Every quarter, Fundera releases The State of Online Small Business Lending: a report that makes use of our data to educate business owners, borrowers, lenders, bankers, and anyone else interested in the trends of online small business lending.
We do this because transparency isn’t just a buzzword at Fundera—it’s our mission. From our Small Business Borrower Bill of Rights to our very own business model, we’re trying to bring openness and accessibility to the lending industry. The more you know, the fairer your loan terms can be, and the higher you can grow your business. When it comes to financing and funding, small business owners deserve to understand their options.
This report in particular takes a look at millennials—how they borrow, how they run their businesses, and how they stack up to non-millennials in everything from loan types they prefer to how well they know their credit scores. It also includes data on Fundera’s lender network, as well as trends we’ve noticed in eligibility and APR. Check out the PDF here and feel free to email us at email@example.com if there’s anything else you’d like to see in our next one.
Few subjects have attracted as much attention in popular media as the millennial generation. What millennials think, how they act, and especially how they impact the economy are often matters for debate and discussion, and for good reason: millennials make up the largest generation in U.S. history and are currently entering their peak spending years. The effects of this generational shift in behavior have only just begun.
Given its unique position at the center of alternative lending, alongside its dedication to championing transparency in the small business lending industry, Fundera is dedicating this quarterly report to analyzing millennials as small business borrowers. Identifying the demographics, motivations, and habits of the millennial generation will help educate the alternative lending industry on how to adapt as it moves forward.
For the purposes of this report, millennials are defined as those born between the years of 1982 and 2004, as determined by researchers Neil Howe and William Strauss. The report data covers almost all transactions mediated by Fundera between February 2014 and mid-March 2016 (Q1 2016) inclusive, and covers a wide variety of both customer demographics and small business loan types. (Note that customers without submitted dates of birth were excluded to maintain the integrity of the data.) This variety in both product offerings and customers gives Fundera an unusual amount of access to trends and shifts within online small business lending, the scope of which is outlined below.
Fundera chooses its lender partners carefully, working only with fair, honest, and proven companies in the alternative lending industry. However, as the industry has continued to succeed, Fundera can offer a wider variety of loan products to small business owners across its growing roster.
The table below illustrates those lenders and their associated loan products. More details and customer reviews can be found on Fundera’s lender review site as well.
Fundera’s marketplace model, with multiple lenders and an extensive array of loan products, gives it access to a broad sweep of small business owners across the U.S.
The data in this report encompasses:
While this data does not reflect the entire online alternative lending industry, it does engage with a significant number and variety of borrowers looking to online alternative lending as a source of business financing. There are enough data points for millennial and non-millennial borrowers to make these trends meaningful. Fundera’s hope is that it can provide some actionable insights into how business owners and online lending interact.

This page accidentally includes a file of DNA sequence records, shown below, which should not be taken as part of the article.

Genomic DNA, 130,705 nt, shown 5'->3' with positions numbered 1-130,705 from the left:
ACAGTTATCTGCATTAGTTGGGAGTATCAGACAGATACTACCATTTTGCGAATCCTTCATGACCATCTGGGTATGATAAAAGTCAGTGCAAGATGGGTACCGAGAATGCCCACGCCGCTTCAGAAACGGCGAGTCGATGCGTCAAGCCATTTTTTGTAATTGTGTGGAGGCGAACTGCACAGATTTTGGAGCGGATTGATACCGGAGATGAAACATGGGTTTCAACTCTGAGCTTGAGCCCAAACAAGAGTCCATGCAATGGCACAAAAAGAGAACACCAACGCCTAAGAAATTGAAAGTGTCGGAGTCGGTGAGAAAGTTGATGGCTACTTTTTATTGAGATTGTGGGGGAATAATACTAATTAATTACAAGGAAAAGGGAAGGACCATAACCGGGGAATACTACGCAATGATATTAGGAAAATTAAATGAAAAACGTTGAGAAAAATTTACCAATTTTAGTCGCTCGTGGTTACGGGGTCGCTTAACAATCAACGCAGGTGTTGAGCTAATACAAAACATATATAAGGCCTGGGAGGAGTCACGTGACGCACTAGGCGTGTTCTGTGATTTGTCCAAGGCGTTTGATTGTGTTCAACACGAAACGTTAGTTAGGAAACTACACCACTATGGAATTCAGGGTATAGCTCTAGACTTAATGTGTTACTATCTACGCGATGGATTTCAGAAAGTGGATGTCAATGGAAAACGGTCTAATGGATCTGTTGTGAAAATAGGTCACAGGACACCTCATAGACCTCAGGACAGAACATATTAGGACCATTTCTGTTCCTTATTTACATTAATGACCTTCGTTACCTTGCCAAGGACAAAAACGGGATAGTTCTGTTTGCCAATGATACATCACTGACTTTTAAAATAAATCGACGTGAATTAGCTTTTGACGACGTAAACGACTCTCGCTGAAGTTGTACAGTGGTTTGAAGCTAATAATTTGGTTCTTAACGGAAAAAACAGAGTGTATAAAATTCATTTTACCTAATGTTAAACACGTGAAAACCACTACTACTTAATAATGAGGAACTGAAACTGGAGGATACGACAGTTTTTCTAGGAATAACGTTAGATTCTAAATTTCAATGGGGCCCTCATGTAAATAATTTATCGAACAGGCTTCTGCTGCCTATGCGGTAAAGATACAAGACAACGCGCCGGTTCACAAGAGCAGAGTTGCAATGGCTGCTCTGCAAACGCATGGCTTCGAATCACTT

Before analyzing the habits of and differences between millennial and non-millennial borrowers, this report will offer an inside look at Fundera’s Q1 2016 loans funded, its eligibility standards across all products, and the evolution of its weighted average APR since Q4 2014.
The following chart shows Fundera’s dollar volume by product type for Q1 2016.
Compared to last quarter, medium-term loans have increased by 2%, while short-term loans have decreased by 3% and SBA loans by 2%.
On the other hand, the medium-term line of credit product has increased from 6% to 10%, and the short-term line of credit decreased by 1%.
Overall, this quarter has seen a continuation of the trend of Fundera helping to finance more medium-term products and fewer short-term products.
The chart below breaks down current eligibility and APR ranges by loan product on Fundera’s platform according to their interquartile ranges: the data between the 25th and 75th percentiles. This was done to remove end cases and highlight the average ranges that borrowers can expect.
Compared to Fundera’s last quarter, the short-term line of credit now has a higher minimum average APR, while the medium-term line of credit’s maximum average APR ends at 25 instead of 40. This is additional evidence that Fundera’s decision to segment the line of credit product into short-term and medium-term subproducts makes sense, as they cater to very different kinds of borrowers.
The short-term loan’s interquartile range for APR ends at 56 and the short-term line of credit’s ends at 67.5.
The following shows the general decrease in weighted APR throughout Fundera’s operation. (Before Q4 2014, Fundera did not help fund enough loans quarterly to create a consistent data set.)
The uptick from Q4 2015 to Q1 2016 is due to an increase in the APRs for short-term loans on Fundera’s platform, canceling out the rise of medium-term loans and lines of credit by dollar volume.
As a generation that has grown up with swift technological change as the norm, millennials unsurprisingly demonstrate more technology-forward habits than non-millennials. Their behaviors towards online loan applications follow this trend as well.